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The future of hunting needs a helping hand

If hunting in general were a business — which some can make the argument it is — we as the committee members in charge would be in full-on panic mode.

It’s estimated that in a five year span between 2011-2016 that we lost nearly 2.2 million licensed hunters nationwide — not exactly an exciting trend. There are many reasons as to why one chooses to stop hunting, but for me and my experience, hunter burnout would have to be one of the biggest. Hunter burnout is simply like any other kind of burnout where we lose the passion and drive that once pushed us into the outdoor activities which we once enjoyed more than many other things.

In the height of deer season, with my friends all over the country posting photos filling up my social media feed, I reminisced about my prior experiences. Many nights as I drift off to sleep, I often find myself running visions of previous hunts through my head.

Moments where, often in hindsight, I’ve found them to be instances of incredible peace and joy throughout my life. Images flash through my brain from taking first time hunters of both young and old remind me that we’re never too young or old to start hunting. It also reminds me that we’ve never drifted to far away from this pastime to jump back into the fold.

As someone who spent their entire childhood around hunting and the outdoors, I never dreamed that I would drift away from the sport — but I did. Starting in 2008 I began to drift away from some of the things that brought me great joy, specifically turkey hunting. From 2008-2011, I lived in an area in southern Maryland that was liberal in deer harvest limits and full of beautiful mature bucks. I was lucky and successful enough that it came to the point where the hunt lost some of its challenge and purpose to me.

So after a few years of very little interest in hunting, a spark relit the fire I once had when I began taking other people into the woods, specifically wounded veterans, and began to help them find their own success. Over the years, I’ve heard from the mouths of hunters time and time again “I don’t mind if I never pull the trigger again and just help others.”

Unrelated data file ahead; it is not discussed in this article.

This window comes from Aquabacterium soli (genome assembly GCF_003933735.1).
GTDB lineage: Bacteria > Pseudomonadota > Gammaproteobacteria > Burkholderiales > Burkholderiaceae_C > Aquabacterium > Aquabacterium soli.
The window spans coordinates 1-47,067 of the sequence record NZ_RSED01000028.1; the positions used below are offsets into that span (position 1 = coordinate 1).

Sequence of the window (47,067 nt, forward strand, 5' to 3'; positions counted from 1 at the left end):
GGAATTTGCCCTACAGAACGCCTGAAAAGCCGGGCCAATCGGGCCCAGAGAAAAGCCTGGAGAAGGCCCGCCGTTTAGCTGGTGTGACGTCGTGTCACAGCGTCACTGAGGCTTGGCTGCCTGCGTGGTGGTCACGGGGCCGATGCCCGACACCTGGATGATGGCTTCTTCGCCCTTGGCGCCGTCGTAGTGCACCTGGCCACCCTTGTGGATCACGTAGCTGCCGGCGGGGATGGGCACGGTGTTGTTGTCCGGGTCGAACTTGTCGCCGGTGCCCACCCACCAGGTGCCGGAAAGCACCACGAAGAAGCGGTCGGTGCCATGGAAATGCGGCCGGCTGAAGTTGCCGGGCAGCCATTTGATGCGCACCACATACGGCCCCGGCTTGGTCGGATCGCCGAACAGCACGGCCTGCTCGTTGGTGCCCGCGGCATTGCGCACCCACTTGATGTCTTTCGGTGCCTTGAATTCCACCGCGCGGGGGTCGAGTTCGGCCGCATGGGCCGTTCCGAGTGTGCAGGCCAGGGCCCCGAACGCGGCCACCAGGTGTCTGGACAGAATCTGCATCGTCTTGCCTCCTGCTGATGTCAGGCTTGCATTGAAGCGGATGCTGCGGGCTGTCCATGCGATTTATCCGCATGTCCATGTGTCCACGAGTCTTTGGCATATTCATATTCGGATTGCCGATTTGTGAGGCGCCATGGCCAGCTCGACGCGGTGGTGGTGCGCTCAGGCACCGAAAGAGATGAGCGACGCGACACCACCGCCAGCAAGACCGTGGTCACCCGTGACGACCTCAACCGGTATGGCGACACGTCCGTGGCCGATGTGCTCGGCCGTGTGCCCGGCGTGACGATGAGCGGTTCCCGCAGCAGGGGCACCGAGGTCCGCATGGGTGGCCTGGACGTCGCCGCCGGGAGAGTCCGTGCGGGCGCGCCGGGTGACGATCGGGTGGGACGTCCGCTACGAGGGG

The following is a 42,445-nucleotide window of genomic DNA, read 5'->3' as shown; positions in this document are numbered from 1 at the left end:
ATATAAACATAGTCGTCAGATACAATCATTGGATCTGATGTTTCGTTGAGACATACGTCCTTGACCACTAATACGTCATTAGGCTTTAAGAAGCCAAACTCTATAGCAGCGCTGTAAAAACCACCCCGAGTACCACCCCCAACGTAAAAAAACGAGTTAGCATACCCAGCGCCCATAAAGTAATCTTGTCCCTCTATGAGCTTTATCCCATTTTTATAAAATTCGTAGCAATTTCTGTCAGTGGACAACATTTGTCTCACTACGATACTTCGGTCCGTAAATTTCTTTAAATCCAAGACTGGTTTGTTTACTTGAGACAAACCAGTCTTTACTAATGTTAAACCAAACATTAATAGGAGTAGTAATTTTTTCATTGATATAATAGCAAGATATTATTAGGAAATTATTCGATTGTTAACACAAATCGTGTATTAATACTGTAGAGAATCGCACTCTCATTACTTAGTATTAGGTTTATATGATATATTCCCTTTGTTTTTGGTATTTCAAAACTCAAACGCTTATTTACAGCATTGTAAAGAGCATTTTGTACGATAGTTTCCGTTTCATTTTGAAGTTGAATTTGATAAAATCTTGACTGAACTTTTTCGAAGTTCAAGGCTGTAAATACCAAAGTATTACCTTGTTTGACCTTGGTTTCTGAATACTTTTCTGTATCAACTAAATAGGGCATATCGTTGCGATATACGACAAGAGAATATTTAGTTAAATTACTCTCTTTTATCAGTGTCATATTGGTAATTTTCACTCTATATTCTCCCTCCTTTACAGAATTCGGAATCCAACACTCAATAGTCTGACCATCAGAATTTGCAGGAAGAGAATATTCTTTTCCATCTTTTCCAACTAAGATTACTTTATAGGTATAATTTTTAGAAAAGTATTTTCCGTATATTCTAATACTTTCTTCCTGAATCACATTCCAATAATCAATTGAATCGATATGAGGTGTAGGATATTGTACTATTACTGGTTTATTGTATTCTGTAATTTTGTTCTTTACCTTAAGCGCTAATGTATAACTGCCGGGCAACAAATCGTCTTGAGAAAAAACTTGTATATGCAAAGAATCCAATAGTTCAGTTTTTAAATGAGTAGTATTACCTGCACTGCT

Unfortunately, there are a few questions that loom in this situation — what if there’s no one for them to take? What if they just hang up their hat, their gun and never buy a license again? What can we do to stop losing hunters?

The sad fact about these questions is that there are no specific answers. For me, many years before my kids will be able to hunt, it became about helping others learn the the same way my family helped me to learn many years ago. In short, we need to find a way to create more hunters and to encourage others to keep at it.

Of course, some hunters will reach the end of their lives each year, health problems will eliminate some, and in some cases finances limit the ability to purchase a license. Sometimes, it’s simply because they have nowhere to go, or aren’t willing to go unless invited.

There are an abundant amount of mentorship programs for all variety of hunters, they just need to be sought out. Programs that take children and youth, hunters with physical limitations due to all kinds of hardships, and even programs for folks who have no place to go. All you have to do is ask around. Wildlife and game officers and officials are generally very aware of and often connected in ways to these types of organizations.

The unfortunate fact is, the sport of hunting is declining in popularity. There are many folks who burn out and are never coaxed back into the sport like I was. If you find that you’re one of those folks, I really hope that you’ll try to find someone to mentor or someone to mentor you in order to stay connected with a tradition that desperately needs some life breathed back into it.

My hope is that you’ll keep at it, never get discouraged, and remember that hunting is one of our many incredible connections to the many generations of hunters that came before us and will come after us.

Hunt hard, hunt safe and shoot straight, friends.

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John Knouse writes about the outdoors for The Sentinel.

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